With that in mind, let’s look at the way horses eat. The most natural position for a feeding horse is with his head near the ground. This position helps clear the horse’s respiratory tract of inhaled dust and mold because gravity facilitates the sweeping motion of the cilia—hair-like structures that help move foreign bodies out of the airways. Research has proven that if the horse cannot lower his head there is a greater incidence of respiratory infections. So, with feed and hay racks, try positioning the racks below the horse’s withers.
And, even though feeding hay in racks or bunks will minimize waste and fecal contamination, a research study showed that 41 percent of the time, horses preferred to pull the hay out of the rack and eat off the ground, presumably making them less vulnerable to competition and predators. In fact, the same study showed that horses using the racks raised their heads about 25 times per hour—indicating their discomfort with eating out of racks. And, every time a horse raises its head it will drop, and therefore, waste hay. Maybe they are telling us what they think of our feeders.
Respiratory infection in shipped horses is another good example of how feeding position can influence equine health. Many of us tie our horses in the trailer and hang a hay bag in front of them. A better option might be to avoid hay on shorter trips and, when away at an all-day show, set the hay up closer to the ground. Another way to cut down on the amount of dust and mold is to feed out cubed hay or a hay substitute.
When pasture-feeding horses, a few rules of thumb can help keep waste and fighting to minimum. For example, horses will fight less if hay or grain is arranged in a large triangle because they can keep an eye on each other. Another rule should be moving all feeding areas frequently to minimize waste and pasture damage. Consider feeding hay cubes and pelleted grain in pastures because if the food is spilled, it is easier to consume. Avoid feeding sweet feed or grains in pasture—it will only increase waste and attract more birds and rodents.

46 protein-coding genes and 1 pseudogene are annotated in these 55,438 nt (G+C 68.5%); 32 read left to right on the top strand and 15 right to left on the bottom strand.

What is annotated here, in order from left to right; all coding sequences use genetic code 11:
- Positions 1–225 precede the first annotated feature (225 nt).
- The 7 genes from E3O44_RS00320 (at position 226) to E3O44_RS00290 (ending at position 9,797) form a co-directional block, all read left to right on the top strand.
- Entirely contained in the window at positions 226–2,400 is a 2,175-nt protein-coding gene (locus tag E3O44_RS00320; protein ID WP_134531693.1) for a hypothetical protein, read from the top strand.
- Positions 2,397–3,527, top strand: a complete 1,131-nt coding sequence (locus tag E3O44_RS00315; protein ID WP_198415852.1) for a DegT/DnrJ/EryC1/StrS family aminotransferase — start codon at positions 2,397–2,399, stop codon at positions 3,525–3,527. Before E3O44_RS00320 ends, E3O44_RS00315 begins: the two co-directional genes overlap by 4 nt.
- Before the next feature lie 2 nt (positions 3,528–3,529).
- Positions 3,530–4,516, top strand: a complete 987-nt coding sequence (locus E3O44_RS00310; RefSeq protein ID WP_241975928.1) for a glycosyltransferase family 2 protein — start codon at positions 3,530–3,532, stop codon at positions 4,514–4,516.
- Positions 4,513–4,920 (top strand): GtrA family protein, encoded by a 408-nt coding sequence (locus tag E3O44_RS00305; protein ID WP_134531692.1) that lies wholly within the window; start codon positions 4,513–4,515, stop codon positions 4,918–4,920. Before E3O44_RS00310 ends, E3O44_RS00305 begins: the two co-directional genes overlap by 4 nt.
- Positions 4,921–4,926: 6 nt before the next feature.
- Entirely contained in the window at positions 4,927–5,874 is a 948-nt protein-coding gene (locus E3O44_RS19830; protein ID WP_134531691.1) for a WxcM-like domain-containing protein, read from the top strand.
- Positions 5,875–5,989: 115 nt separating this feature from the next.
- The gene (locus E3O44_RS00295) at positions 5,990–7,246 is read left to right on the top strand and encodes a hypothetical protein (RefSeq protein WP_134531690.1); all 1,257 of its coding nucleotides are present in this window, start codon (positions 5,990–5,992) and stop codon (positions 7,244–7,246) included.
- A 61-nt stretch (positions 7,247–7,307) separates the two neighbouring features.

Water is the most important part of any diet and often the most mismanaged. When horses don’t consume adequate water, they are more prone to disease. A well-hydrated horse is better able to fight off infections and less likely to suffer from fatigue-related injuries. We know that horses will consume more water if it is kept between 45 and 65 degrees Fahrenheit. Using insulated buckets, water heaters and automatic waterers will help achieve that goal. Recently, automatic waterers have become more affordable and there are many varieties for stalls and pastures. The total cost of these waterers, which can range from $50 to $500 per fixture, is affordable when the initial investment is spread over several years and you consider the saved labor and lowered health risk. Additionally, water from the buried pipe of an automatic waterer will be cooler in the summer and warmer in the winter.
For the majority of barns that don’t have automatic waterers, frequently changing the water and cleaning the buckets will help eliminate potential health problems, such as colic and tying up.
As usual with horses, it is important to balance what is best with what is practical. But always remember that preventing a disease is always cheaper than treating one.